- Blockchain advocates in Europe have long fought to prevent a Data Act provision on smart contracts from applying to DeFi.
- However, the European Parliament just passed the Data Act with a majority.
- Whether the Data Act will affect blockchain developers in the EU depends on how the new rules are interpreted by regulators.
The European Parliament has passed a landmark Data Act critics fear could drive DeFi developers out of the continent.
The law includes an article on smart contracts that has drawn the ire of the blockchain sector for its “lack of clarity.”
Nonetheless, the act was passed on Thursday morning, when 481 out of 583 parliamentarians voted in favour of the legislation that aims to form a single market for data sharing across the bloc.
The Data Act requires that smart contracts used in sharing data between smart devices and third parties — like manufacturers or cloud service providers — be able to be halted or interrupted.
This goes against the often immutable nature of the smart contracts typically used in blockchains that underpin decentralised finance, a market that has $44 billion in total value locked, according to DefiLlama data.
While these Data Act requirements were designed to apply to the Internet-of-Things, the blockchain industry sees a threat that these harsh provisions could spill over if lawmakers don’t define their scope in the fine print.
The blockchain sector rallied against the requirements for the past year, including via a broad industry open letter that drew signatures from crypto heavyweights such as Coinbase and Polygon.
Their pleas to leave blockchain out were heard but mostly ignored by lawmakers, however, who have said that the smart contracts rules were not designed with the blockchain industry in mind.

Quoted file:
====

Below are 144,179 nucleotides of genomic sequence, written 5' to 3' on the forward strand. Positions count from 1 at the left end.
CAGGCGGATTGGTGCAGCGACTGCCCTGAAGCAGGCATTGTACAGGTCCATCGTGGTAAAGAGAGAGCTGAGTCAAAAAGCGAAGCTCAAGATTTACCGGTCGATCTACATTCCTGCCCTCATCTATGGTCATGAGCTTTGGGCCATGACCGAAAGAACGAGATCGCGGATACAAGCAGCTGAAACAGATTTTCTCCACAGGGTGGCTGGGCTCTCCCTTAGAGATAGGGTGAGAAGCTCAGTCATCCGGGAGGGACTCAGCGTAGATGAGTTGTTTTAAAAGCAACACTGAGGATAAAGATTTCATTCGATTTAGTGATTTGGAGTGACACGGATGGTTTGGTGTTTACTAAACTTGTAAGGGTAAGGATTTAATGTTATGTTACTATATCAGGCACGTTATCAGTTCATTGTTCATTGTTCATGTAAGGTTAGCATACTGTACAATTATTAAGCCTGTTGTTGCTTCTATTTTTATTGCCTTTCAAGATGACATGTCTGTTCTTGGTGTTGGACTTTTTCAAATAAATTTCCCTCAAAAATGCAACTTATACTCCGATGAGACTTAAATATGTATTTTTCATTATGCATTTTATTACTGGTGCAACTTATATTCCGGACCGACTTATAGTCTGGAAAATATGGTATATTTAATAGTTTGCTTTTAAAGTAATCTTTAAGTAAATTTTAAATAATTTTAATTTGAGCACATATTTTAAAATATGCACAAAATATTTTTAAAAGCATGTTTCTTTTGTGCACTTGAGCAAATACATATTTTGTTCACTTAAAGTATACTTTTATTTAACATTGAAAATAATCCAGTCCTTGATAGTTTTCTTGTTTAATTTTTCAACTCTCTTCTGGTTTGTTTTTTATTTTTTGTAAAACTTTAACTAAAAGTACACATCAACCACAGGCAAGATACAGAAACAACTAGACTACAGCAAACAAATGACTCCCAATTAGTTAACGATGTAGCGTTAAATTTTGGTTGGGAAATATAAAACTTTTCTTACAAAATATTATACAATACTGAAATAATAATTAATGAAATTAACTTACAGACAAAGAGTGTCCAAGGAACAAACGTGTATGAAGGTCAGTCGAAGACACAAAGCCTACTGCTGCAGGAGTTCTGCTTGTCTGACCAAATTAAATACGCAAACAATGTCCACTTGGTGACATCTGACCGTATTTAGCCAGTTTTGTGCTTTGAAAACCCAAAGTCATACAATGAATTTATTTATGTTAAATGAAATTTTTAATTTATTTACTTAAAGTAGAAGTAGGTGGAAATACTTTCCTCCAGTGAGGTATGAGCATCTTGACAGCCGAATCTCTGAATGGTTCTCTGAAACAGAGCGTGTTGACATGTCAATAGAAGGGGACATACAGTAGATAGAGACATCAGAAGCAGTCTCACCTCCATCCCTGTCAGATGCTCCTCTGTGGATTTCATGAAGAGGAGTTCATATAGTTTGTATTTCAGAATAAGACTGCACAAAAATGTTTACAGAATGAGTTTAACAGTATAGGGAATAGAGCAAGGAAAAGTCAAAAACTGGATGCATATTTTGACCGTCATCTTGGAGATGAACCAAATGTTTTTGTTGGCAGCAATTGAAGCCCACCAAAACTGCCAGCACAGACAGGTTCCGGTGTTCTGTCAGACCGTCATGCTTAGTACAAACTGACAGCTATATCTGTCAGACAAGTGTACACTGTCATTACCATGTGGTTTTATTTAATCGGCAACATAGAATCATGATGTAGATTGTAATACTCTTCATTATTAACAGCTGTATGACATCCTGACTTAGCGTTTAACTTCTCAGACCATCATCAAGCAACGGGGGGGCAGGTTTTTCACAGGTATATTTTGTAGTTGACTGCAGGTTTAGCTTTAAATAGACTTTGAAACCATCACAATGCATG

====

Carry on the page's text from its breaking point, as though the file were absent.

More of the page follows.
While thousands of lobbyists flooded policymakers’ inboxes from the many industries impacted by the Data Act, EU lawmakers told DL News they were not too concerned since the word “blockchain” was never mentioned in the proposal or on their agenda to begin with.
“My goal wasn’t even to regulate smart contracts unless there was a real intimate connection to the law that I was basically writing,” Damian Boeselager, a member of the European Parliament from the Volt Europa political party who took part in the negotiations, previously said.
With the legislative text approved, whether a spillover could take place now depends on how regulators interpret it when the law is enforced.
But first, the regulation will need to also be adopted by the bloc’s member state ministers in the European Council.
Then, once published into law, the implementation details will need to be ironed out by Europe’s organisations responsible for making sure industrial laws are applied equally across the EU.
Not on their agenda
While legislators negotiated the Data Act, the industry fought against “the lack of clarity on the application of essential requirements for smart contracts and the need to develop clear rules for their development and deployment in Europe,” Tommaso Astazi, head of regulatory affairs at trade association Blockchain for Europe, told DL News.
“The real impact the regulation might have on the wider Web3 industry will depend on the forthcoming ... process to develop common standards and how European standardisation bodies interpret the text,” Astazi said.
For Astazi, the advocacy efforts on behalf of the Data Act show a need for closer cooperation between the blockchain sector and policymakers as the next stage of implementing the Act approaches.
There is an “imperative need for closer dialogue between the industry and policymakers to ensure regulatory clarity and protection of innovation, especially when dealing with such innovative technologies and tools,” Astazi said.
Inbar Preiss is DL News’ Brussels-based regulation correspondent. Contact her at email@example.com.